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Arcoxia, Vioxx, Acomplia, Zelnorm, and Tysabri; Aranesp, Procrit, Avandia and Lucentis. The concerns raised about these drugs illustrate the unprecedented focus on both safety and costs not only at the Food and Drug Administration but also in Congress and at the Centers for Medicare and Medicaid Services. From the FDA’s enhanced concerns about safety to Congress’ consideration of bills authorizing the FDA to impose ongoing risk management programs and post-market studies, as well as the CMS’ increasing interest in requiring pharmaceutical companies to demonstrate cost and comparative effectiveness, the landscape of drug and biologic development is rapidly and irrevocably changing. These changes will have dramatic consequences for the process of selecting drug candidates, the scope and type of clinical studies, and the market value of products and companies. Pharmaceutical companies must respond by better integrating their own risk management strategies. THE FDA’S NEW FOCUS The market has seen the highly publicized withdrawals of several widely used drugs — including Merck’s Vioxx and Pfizer’s Bextra — because of significant safety issues that arose after FDA approval. Not surprisingly, this has had ripple effects at the FDA itself. In a host of ways, the agency has been increasing its oversight of new and already-approved drugs. For example, there has been a substantial increase in health advisories. In 2001, the FDA issued four. By 2005 and 2006, the number had risen to 16 a year. Greater evidence of comparative safety or efficacy may be required for approval of new drugs where other therapeutic products are on the market. The FDA’s “not approvable” decision on Merck’s arthritis drug Arcoxia, for example, has been widely seen as indicating a more conservative approach. That same conservativism appears to have affected the agency’s weighing of the risks and benefits of Sanofi-Aventis’ diet drug Acomplia. After issuing an initial “approvable” letter, the agency reversed its determination that an “obesity management” indication for Acomplia could be approved without an advisory committee review meeting. Last week that committee unanimously rejected Acomplia on safety grounds. At the same time, the FDA is sharpening its oversight of approved drugs, illustrated by Novartis’ recent suspension of sales for Zelnorm at the FDA’s request. An outside reviewer’s post hoc analysis of clinical trials revealed an increased risk of cardiovascular events for Zelnorm users. But that analysis showed that only 13 patients (0.1 percent) had serious events, out of 11,614 patients in 29 studies. The FDA has been evaluating whether additional safety warnings for other products — including the diabetes drugs Avandia from GlaxoSmithKline and Actos from Takeda — are needed to highlight a possible risk of congestive heart failure in certain patients. Similarly, the FDA convened its Oncologic Drugs Advisory Committee to reassess the risk-benefit profile of certain anemia drugs, such as Amgen’s Aranesp and Johnson & Johnson’s Procrit, to address new concerns over their use with cancer patients. The advisory committee unanimously recommended that additional safety studies be conducted. It also voted in favor of added “black box” warnings on the product labels. Another way in which the FDA has reacted to growing public concern about drug safety is by imposing risk minimization action plans, or RiskMAPs. The agency in 2005 issued guidance documents on RiskMAPs, which can effectively limit the scope of the distribution and sale of products. For example, the recent RiskMAP adopted for Biogen Idec/Elan’s multiple sclerosis drug Tysabri required that the drug makers create a mandatory patient registry, mandate a preliminary MRI, and make the drug available only through authorized doctors or centers. In addition, the agency has increasingly obliged drug developers to agree to undertake post-market clinical studies, generally referred to as Phase IV studies. (The efficacy of this requirement, including the effectiveness of the FDA’s oversight, has been widely questioned.) CONGRESSIONAL EFFORTS While the FDA has been doing more with its current authority, public outcry over drug safety has stimulated congressional interest as well. Congress has undertaken hearings both on safety issues affecting specific drugs (such as Avandia) and on broad legislation to enhance FDA authority. Proposals have exploded in number. From 1989 to 1998, no bills containing the words “drug safety” were introduced. From 2003 to 2004, there were 19. And from 2005 to 2006, there were 21. This year the Senate passed the Food and Drug Administration Revitalization Act, which requires a particularized “risk evaluation and mitigation strategy” if serious risks are uncovered during a drug’s clinical trials and post-approval studies or through the FDA’s adverse event reporting system or outside studies. The bill also mandates that the agency create an active post-approval drug surveillance system and provides significant civil penalties — up to $2 million — for companies that fail to comply with the risk mitigation requirement. Mark McClellan, the former head of both the FDA and the CMS, has commented that this legislation would constitute “the biggest set of changes in post-market drug regulations since at least 1962,” with the FDA “doing no less than entering a new era of post-market drug regulation.” McClellan has also observed that more generally, new drug safety laws could be expected to create new interactions between the FDA, the CMS, and private payers as part of the development of cost containment mechanisms under the Medicare prescription drug benefit. Legislation has recently been introduced in the House, for example, to provide additional funding to compare the cost and effectiveness of various treatments for particular illnesses. CMS ACTIVITIES Perhaps most surprisingly — in view of its traditional lack of involvement in this area — the CMS has begun to consider a role in drug safety and effectiveness matters. The driving force is the strongly felt need to contain the costs of the Medicare drug benefit. So far, the CMS has proposed restrictions on coverage and reimbursement for anemia drugs, such as Aranesp and Procrit, in view of the new label warning for certain cancer patients. The CMS is also reviewing its coverage policy for these drugs when they are used to treat kidney disease. Because these drugs are the single largest expenditure for Medicare, limitations on the scope of coverage or reimbursement could result in substantial savings for the government. A Wall Street pharmaceutical industry analyst observed, “We could never have anticipated that the extent of the regulatory and reimbursement threat could reach these levels.” There is a similar substantial interest in developing mechanisms to research the comparative effectiveness of medical treatments. The Congressional Budget Office is preparing a report on the potential for such research to reduce costs and improve treatment. And Gail Wilensky, the head of the CMS’ predecessor agency, has proposed a new quasi-governmental entity to oversee such research. Private insurer groups have also supported the idea. This quasi-governmental entity might be modeled after the United Kingdom’s National Institute for Health and Clinical Excellence, which has become active in evaluating clinical effectiveness and cost-effectiveness. The U.K. agency concluded, for example, that Tysabri is not cost-effective for routine treatment of multiple sclerosis. The first comparative effectiveness trial of a pioneer drug undertaken by the National Institutes of Health was announced in February this year. The trial will compare two Genentech drugs, Lucentis (which costs $2,000 a dose) and Avastin (which costs $40 a dose). The potential Medicare savings from use of the less expensive drug are estimated at as much as $1 billion a year. NEW STRATEGY NEEDED This unprecedented confluence of interest among the FDA, Congress, and the CMS on drug safety, comparative effectiveness, and cost issues makes it imperative that pharmaceutical and biotechnology companies develop their own more sophisticated risk management strategies. The effects of all these government efforts on drug developers are likely to be substantial. They include more restricted distribution, and consequently sales, of some drugs;�reductions in coverage and reimbursement by the government and private payers based on new comparative clinical effectiveness and cost-effectiveness studies; and�the resulting effects on the market’s valuation of drugs and their manufacturers, which could, in turn, affect negotiations over collaboration agreements, mergers, and acquisitions. Traditionally, drug developers have narrowly focused their clinical trials on generating sufficient safety and efficacy data to obtain FDA approval as quickly as possible. Pricing and reimbursement issues were rarely addressed before that approval. Indeed, they seldom needed to be addressed at all, because nearly every approved drug was reimbursed at whatever price level the manufacturer set. That system is no more. In this new era of greater focus on safety and cost, developers of drugs and biologics must make their own risk management plans up front. For example, clinical trials today should include tests designed to establish comparative safety and efficacy as well as cost-effectiveness. Such evidence must be ready at the time of FDA approval to answer government and private payer challenges. Drug developers should also be prepared with their own data and communications strategies to respond to the results of government-directed studies of comparative efficacy. The implications of making supporting data more publicly available at an earlier stage in a product’s life cycle must also be addressed. Companies will also want to prepare plans to respond to questionable calls for the market withdrawal of a product and to address the risk of class actions, which will surely follow. Proving the clinical safety and efficacy of a pioneer drug is thus only the beginning. Drug companies must also adjust to these new cost and safety demands with their own improved, better-integrated risk management strategies.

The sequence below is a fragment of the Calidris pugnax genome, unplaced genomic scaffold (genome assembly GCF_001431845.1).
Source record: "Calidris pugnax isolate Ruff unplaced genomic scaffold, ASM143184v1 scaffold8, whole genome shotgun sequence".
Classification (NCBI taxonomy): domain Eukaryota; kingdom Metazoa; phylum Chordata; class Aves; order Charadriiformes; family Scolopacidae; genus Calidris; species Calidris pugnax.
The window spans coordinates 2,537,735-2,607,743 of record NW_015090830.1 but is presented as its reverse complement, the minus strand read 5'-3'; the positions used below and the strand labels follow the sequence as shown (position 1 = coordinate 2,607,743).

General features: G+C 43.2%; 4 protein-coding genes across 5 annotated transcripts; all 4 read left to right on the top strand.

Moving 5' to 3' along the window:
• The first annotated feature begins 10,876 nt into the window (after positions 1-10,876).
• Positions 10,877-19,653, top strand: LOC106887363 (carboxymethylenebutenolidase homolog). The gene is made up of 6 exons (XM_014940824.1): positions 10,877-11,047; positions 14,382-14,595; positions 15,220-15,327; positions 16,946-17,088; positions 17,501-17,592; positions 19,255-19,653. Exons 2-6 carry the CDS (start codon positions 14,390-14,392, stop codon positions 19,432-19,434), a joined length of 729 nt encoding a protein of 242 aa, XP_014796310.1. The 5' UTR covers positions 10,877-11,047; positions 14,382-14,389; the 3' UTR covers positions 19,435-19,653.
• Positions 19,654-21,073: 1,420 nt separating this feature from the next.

Stephen Paul Mahinka is a partner and chairman of the life sciences interdisciplinary practice at Morgan, Lewis & Bockius in Washington, D.C. Kathleen M. Sanzo is a partner in the firm’s D.C. office and leader of the FDA/health care regulation practice. Their firm represents several of the drug companies mentioned here. The authors thank Jun Li, a law clerk and regulatory scientist, for his assistance.